One hundred thousand square feet of rockwork per year. That’s the estimate that Disney quotes as an industry estimate of how much rockwork one theme park operator might construct each year. Of course, this includes not only new construction, but refurbishments of existing construction too.
In the patent that was first filed back in 2018 and granted this year, Disney says one process used in creating artificial rockwork includes having construction workers bend underlying rebar by hand using calipers and “best guesses” to determine how pieces might fit together. Disney says that this leads to inaccurate fits, inefficiency, and a high reliance on the skill of a construction worker.
With this patent, Disney seeks to automate the entire process of designing and fabricating fake rockwork for its theme parks and beyond.
Before we dive into the patent, lets first understand how the rockwork was created. In the design pipeline, each rockwork structure starts with the formation of a foam sculpture or digitally created 3D model. If the model is foam, it will be imported into a 3D environment via 3D scanning. Next, the imported 3D model is “chipped” or split into pieces. The digital rebar structure is the applied or created for each “chip”. The digital rebar structure or model is then either bent manually or by a bending machine that is able to read a design file. In both cases, though, there is presently no way to autonomously generate a rebar structure from a sculpture or 3D digital model of a rockwork structure. As a result, the bending profile for each individual piece of rebar or metal rod must be determined manually, which is very laborious and expensive.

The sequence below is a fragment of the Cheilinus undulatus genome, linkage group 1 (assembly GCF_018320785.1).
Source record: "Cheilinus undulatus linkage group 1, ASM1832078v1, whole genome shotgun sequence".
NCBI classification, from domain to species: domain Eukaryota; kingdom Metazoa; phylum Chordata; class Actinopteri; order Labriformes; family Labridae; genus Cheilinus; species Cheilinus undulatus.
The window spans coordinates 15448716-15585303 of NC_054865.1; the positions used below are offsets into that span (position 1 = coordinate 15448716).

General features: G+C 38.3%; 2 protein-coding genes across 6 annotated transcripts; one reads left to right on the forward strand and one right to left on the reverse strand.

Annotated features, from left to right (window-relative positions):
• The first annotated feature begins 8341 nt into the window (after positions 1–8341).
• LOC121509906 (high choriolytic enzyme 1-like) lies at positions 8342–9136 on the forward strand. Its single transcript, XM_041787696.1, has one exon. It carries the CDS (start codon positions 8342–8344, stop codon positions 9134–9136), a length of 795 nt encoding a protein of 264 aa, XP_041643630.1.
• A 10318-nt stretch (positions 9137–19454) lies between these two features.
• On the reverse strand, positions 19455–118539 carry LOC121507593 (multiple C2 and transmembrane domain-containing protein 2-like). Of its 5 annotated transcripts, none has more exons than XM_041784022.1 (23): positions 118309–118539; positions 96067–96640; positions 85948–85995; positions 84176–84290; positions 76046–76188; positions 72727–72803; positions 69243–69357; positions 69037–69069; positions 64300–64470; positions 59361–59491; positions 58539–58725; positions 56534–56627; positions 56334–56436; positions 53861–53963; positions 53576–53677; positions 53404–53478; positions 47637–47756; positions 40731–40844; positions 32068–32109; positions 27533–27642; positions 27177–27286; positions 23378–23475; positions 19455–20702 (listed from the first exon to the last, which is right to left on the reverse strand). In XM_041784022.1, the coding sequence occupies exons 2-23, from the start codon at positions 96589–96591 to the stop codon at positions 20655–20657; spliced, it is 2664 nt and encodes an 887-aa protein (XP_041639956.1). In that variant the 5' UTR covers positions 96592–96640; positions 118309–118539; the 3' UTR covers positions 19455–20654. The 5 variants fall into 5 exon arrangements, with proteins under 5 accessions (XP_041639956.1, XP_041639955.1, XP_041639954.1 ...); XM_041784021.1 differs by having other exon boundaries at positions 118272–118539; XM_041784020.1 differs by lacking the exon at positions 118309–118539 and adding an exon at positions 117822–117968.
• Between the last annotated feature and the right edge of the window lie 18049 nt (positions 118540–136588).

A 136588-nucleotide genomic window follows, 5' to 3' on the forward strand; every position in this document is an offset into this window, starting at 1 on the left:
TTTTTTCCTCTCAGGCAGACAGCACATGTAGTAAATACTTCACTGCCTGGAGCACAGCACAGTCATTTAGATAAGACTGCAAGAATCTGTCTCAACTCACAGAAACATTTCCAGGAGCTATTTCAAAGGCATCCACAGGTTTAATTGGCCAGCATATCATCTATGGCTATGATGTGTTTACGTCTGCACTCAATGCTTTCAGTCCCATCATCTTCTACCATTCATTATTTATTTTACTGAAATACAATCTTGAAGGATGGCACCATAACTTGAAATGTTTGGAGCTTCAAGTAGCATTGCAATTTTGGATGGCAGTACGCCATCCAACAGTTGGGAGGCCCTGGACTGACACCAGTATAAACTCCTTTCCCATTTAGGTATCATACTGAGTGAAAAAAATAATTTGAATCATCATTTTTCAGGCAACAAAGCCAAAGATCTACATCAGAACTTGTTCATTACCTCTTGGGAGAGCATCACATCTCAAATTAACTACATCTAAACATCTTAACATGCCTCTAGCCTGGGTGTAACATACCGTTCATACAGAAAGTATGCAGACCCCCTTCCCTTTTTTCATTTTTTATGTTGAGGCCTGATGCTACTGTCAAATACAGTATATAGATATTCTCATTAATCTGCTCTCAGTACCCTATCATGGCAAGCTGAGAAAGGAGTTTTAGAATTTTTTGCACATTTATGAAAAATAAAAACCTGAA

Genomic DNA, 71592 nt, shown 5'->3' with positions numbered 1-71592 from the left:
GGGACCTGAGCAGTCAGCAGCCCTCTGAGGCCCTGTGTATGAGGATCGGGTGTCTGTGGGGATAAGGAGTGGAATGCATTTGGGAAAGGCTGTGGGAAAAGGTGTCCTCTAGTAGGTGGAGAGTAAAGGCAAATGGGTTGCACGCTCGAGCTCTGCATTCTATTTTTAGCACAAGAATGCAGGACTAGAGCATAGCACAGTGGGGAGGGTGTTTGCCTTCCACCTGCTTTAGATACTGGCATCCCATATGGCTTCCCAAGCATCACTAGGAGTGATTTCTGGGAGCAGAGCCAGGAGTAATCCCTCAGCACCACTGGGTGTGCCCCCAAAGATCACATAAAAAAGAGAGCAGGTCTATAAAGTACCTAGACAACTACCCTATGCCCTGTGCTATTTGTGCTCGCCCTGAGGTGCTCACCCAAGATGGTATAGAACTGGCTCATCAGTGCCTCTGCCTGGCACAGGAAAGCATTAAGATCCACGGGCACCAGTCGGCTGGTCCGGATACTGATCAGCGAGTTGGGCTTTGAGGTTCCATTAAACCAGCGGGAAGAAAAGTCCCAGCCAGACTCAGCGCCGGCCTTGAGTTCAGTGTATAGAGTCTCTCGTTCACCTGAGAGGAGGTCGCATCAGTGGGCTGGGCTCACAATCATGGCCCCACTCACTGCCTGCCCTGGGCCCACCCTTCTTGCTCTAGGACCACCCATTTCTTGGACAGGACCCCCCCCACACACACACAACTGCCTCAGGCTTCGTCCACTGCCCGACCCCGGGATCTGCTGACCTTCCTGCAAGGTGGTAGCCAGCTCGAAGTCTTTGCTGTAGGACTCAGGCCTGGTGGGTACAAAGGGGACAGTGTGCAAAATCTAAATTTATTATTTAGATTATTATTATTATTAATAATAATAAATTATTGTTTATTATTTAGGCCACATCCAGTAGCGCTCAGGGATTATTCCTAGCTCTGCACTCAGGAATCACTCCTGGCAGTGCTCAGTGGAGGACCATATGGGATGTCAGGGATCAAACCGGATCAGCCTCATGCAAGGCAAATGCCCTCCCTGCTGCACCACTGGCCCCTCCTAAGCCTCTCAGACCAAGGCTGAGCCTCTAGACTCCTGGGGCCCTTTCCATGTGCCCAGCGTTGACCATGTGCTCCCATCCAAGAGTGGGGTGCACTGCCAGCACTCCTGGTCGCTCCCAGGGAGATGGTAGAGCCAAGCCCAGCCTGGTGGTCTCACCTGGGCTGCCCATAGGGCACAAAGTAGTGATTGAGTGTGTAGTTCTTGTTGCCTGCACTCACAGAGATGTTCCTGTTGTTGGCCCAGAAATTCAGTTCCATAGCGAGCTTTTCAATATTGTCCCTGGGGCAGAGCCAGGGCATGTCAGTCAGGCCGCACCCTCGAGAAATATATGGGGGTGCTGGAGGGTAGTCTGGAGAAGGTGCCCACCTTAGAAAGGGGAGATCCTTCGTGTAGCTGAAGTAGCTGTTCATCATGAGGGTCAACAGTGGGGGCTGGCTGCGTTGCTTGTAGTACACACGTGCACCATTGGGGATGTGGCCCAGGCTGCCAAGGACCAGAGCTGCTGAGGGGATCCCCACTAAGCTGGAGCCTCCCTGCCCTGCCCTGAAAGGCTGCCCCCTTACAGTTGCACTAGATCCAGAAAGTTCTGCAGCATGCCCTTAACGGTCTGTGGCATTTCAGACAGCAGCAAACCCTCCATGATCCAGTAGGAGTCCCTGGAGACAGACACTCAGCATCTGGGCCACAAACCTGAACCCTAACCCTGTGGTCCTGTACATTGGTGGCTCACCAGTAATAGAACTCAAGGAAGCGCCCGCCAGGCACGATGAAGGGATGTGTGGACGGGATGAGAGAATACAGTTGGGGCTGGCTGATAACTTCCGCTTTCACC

Essentially, the patent allows Disney to automate the bending and chip creation process so they no longer have to rely on contractors to fabricate the rockwork. Instead, the automated process will create the chips from a 3D file and contractors and construction workers will only need to assemble the chips.
It’s possible and very likely that the process described in the patent was utilized by Disney for high profile projects such as Pandora – The World of Avatar and Star Wars: Galaxy’s Edge. It’s also very likely that it is being used to create the rockwork for the Fantasy Springs project. Looking into the future, the Disneyland Forward project could lead to some wonderfully beautiful natural and fantastical rockwork.
Disney fans and observers alike will likely agree that Disney’s rockwork has been impressive of late, and the system described in this patent could very well be the reason why.
As always, keep checking back with us here at BlogMickey.com as we continue to bring you the latest news and photos from around the Disney Parks!